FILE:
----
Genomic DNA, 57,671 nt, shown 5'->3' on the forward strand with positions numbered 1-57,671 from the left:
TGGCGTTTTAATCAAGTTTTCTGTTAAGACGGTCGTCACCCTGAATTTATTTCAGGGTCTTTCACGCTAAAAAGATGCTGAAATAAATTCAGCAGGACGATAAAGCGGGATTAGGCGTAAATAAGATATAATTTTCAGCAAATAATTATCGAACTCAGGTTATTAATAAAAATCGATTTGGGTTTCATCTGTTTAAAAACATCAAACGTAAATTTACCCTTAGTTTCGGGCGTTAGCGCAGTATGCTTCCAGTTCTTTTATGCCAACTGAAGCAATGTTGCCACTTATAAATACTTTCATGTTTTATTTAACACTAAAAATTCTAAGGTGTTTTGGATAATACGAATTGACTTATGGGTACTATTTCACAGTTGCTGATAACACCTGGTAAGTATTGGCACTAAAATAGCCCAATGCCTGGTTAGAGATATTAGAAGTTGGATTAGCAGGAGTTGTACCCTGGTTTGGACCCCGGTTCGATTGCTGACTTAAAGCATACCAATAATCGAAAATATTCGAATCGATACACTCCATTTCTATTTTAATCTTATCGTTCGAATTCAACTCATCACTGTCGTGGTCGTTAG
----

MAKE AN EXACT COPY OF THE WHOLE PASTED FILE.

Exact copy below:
Genomic DNA, 57,671 nt, shown 5'->3' on the forward strand with positions numbered 1-57,671 from the left:
TGGCGTTTTAATCAAGTTTTCTGTTAAGACGGTCGTCACCCTGAATTTATTTCAGGGTCTTTCACGCTAAAAAGATGCTGAAATAAATTCAGCAGGACGATAAAGCGGGATTAGGCGTAAATAAGATATAATTTTCAGCAAATAATTATCGAACTCAGGTTATTAATAAAAATCGATTTGGGTTTCATCTGTTTAAAAACATCAAACGTAAATTTACCCTTAGTTTCGGGCGTTAGCGCAGTATGCTTCCAGTTCTTTTATGCCAACTGAAGCAATGTTGCCACTTATAAATACTTTCATGTTTTATTTAACACTAAAAATTCTAAGGTGTTTTGGATAATACGAATTGACTTATGGGTACTATTTCACAGTTGCTGATAACACCTGGTAAGTATTGGCACTAAAATAGCCCAATGCCTGGTTAGAGATATTAGAAGTTGGATTAGCAGGAGTTGTACCCTGGTTTGGACCCCGGTTCGATTGCTGACTTAAAGCATACCAATAATCGAAAATATTCGAATCGATACACTCCATTTCTATTTTAATCTTATCGTTCGAATTCAACTCATCACTGTCGTGGTCGTTAG